Mexico: Improved Access to Information for Investigative Broadcast Journalists
Susana Seijas helped journalists to use Mexico’s access to information law to improve the quality and increase the quantity of investigative and in-depth reports produced for the country's largest TV network and its website.
At her suggestion, the partner organization Televisa revamped a one-hour weekly news show called Reporteros, which showcased the work of the investigative team. As a result of a Televisa series on prison corruption, the Mexican Human Rights Commission issued recommendations to all prisons to combat the problem. During her fellowship year, reporters became more active on the Internet, using social media and blogging. As a result, page views on Televisa's website increased 51% and site visits increased 120%. Susana helped to create a training manual for Televisa reporters that is still being used in workshops inside and outside the TV network. She also mentored journalists who produced a prize-winning probe of poverty and health issues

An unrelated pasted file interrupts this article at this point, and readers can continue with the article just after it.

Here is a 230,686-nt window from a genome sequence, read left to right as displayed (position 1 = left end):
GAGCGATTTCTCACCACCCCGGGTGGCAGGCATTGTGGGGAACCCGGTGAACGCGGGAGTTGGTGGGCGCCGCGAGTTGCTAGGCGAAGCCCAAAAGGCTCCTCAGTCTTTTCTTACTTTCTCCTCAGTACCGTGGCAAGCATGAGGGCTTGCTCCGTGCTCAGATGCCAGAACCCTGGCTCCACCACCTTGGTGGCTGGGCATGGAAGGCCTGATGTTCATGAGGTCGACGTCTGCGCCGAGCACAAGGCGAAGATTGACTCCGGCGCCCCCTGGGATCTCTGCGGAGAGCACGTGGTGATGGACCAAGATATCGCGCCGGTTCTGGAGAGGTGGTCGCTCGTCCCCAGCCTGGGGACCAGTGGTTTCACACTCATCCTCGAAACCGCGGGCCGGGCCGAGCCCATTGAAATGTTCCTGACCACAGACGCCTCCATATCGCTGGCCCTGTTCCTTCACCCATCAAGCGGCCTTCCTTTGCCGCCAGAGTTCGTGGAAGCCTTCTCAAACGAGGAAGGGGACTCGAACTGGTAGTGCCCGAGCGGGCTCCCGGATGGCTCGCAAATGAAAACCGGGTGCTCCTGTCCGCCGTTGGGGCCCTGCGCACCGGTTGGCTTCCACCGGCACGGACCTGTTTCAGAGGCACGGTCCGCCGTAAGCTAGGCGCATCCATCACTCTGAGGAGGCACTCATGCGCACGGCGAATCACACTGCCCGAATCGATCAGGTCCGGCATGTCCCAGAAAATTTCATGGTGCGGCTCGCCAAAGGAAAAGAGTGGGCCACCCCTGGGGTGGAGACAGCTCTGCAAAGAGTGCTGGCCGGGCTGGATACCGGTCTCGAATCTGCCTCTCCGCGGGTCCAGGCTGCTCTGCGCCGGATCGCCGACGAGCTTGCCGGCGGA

The Reporteros program has won more than 20 national and international awards and is one of the news programs with the highest ratings. It is comprised of seven reporters who continually look for training; many are continuing their post-graduate educations. They have done stories on corruption, narcotics trafficking, human rights issues, conservation, ecology, and social development. Follow-up reports on public health policies, security policies, and child care have led to changes in legislation.
A Televisa reporter won the 2008 National Health Reporting prize for a ground-breaking series on how stem cell research could help cardiac patients – a controversial topic rarely covered in a conservative country.